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One of the Most Common Female Problems

This article is written by a student writer from the Her Campus at UWindsor chapter.

Polycystic Ovarian Syndrome is something that many girls live with on a day-to-day basis; however, some individuals are unaware of this endocrine disorder. Symptoms are easily missed and as a result, individuals may have PCOS but not even know it! With that being said, September is PCOS Awareness Month, what better way to spread awareness than to answer some common questions about Polycystic Ovarian Syndrome!

What is PCOS?

Polycystic Ovarian Syndrome, also known as PCOS, is a common endocrine problem. 1 in 10 women are affected by it and 75% of women are unaware that they have it. PCOS occurs when an individual has imbalanced hormonal levels. As a result, there may be enlarged ovaries with fluid-filled sacs called follicles. The imbalanced level of hormones is due to an increase in androgen levels, and the lack of periods is the reason why the cysts form. A woman’s menstrual cycle may be affected and infertility may become an issue. Fret not, because there are treatments available that kick start periods and combat fertility issues. Let’s delve into the heart of the matter and review some basics!

What are some signs I should look for?

Symptoms may vary, but the most common are irregular or missed periods, extra hair growth, thinning hair, acne, sleep apnea, and weight gain or loss. As a result of these symptoms, an individual may develop anxiety or depression.

Why do I have it?

Some causes for PCOS are genetics, imbalanced hormones, and high insulin levels. Firstly, PCOS is hereditary, meaning that if a family member has it then you are likely to have it as well. Secondly, PCOS occurs when hormonal levels are higher than average which leads to amenorrhea. The lack of period is the reason why the cysts form along the ovaries. This is also why abdominal pain may be extra painful! Thirdly, a resistance to insulin is connected to an increase in androgen production.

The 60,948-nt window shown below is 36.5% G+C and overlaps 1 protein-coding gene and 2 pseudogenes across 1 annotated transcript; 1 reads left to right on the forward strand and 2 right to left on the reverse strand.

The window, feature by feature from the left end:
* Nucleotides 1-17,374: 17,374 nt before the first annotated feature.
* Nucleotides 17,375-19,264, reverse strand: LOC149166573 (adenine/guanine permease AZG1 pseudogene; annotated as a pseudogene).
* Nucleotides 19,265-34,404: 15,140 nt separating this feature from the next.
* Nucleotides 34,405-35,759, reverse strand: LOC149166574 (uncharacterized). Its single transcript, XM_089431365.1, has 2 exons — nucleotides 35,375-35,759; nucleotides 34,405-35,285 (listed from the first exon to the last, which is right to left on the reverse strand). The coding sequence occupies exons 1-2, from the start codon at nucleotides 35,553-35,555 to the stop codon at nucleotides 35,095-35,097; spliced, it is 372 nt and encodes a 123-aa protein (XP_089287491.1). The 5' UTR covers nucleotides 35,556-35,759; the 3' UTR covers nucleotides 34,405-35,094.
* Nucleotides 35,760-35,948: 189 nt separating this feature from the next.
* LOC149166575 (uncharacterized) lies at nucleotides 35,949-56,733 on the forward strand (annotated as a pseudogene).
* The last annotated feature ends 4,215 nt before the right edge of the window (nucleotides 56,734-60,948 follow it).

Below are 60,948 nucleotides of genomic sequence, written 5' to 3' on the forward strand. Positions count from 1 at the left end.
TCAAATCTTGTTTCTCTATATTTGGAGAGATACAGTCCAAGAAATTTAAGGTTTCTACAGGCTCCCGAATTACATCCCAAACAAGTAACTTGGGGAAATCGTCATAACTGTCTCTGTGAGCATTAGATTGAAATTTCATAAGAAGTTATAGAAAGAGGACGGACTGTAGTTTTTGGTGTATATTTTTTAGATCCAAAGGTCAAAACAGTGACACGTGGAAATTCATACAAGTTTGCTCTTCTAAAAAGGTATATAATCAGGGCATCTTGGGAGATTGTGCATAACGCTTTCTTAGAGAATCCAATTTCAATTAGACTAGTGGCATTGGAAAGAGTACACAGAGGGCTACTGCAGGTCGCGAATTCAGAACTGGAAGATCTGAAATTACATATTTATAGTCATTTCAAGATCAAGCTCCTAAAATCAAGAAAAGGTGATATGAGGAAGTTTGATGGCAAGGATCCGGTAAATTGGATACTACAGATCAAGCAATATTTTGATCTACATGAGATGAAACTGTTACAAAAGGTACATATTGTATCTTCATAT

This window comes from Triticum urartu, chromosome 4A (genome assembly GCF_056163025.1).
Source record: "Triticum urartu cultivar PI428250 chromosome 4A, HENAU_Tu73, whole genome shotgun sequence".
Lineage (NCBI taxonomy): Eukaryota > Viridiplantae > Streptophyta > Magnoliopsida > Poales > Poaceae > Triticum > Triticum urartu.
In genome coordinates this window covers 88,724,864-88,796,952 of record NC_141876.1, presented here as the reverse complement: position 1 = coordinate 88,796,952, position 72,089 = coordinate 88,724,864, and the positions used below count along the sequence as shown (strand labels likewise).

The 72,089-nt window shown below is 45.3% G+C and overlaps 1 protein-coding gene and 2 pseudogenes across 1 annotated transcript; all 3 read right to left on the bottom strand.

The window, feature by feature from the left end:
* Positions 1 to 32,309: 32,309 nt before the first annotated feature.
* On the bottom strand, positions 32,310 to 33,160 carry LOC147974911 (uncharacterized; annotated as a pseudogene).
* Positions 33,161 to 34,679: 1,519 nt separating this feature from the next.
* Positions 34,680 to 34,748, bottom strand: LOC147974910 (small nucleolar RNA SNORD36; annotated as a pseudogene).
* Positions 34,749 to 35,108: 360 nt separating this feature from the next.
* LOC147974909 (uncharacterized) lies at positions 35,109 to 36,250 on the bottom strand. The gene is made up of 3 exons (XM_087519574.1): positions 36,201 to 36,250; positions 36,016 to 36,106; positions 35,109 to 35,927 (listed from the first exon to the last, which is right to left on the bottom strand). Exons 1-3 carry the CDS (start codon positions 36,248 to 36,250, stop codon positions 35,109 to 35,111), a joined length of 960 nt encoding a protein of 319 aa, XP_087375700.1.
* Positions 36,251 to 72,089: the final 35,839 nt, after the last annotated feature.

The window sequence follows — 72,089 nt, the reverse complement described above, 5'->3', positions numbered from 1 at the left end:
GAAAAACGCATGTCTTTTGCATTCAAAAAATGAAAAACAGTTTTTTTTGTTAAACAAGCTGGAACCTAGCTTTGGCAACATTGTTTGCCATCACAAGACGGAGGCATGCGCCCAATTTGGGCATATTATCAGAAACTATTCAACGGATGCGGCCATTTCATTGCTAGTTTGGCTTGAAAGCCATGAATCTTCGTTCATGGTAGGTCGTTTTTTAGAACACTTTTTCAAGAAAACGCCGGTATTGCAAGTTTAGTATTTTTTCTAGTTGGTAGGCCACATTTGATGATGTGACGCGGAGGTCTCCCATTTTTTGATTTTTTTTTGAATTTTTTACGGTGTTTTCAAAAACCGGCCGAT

What are some tests needed to be done?

It is hard to diagnose PCOS, so multiple tests are done to make it easier to diagnose. First, doctors would look at your medical history about periods, weight, and symptoms. They will also ask you if other family members have this diagnosis. Second, blood tests will be done to check androgen levels. Hormones such as testosterone, progesterone, follicle stimulating hormone, and luteinizing hormone are checked to rule out other possible diagnoses. Typically, the LH/FSH ratio will be 3:1 which is a big hint when diagnosing for PCOS.  Third, you may be told to get a pelvic examination via ultrasound to look at the size of ovaries and identify if any cysts have formed. Lastly, you may have to have a physical examination where your BMI, weight, waist-to-hip ratio is measured and recorded. Usually, individuals with PCOS have a higher waist-to-hip ratio.


What kind treatments are available?

There are treatments available that kick start periods and help with PCOS! Common treatment methods include birth control, herbal supplements, diabetes medications, and healthy lifestyle changes. Additionally, hormonal hip injections, pills, and in-vitro are treatments available to combat fertility issues.


PCOS is a common diagnosis that some females have to live with, but it is in fact manageable! Hopefully, this was a useful resource for you to learn from and share.


Melissa is a Social Work and Psychology student at the University of Windsor and just recently joined Her Campus! She describes herself as an empath, future thinker, and coffee connoisseur. Melissa enjoys staying up-to-date on the latest beauty trends, writing for Her Campus, hanging out with family and friends, and spending time with her Maltese Shih Tzu puppy. Contact: ristovsm@uwindsor.ca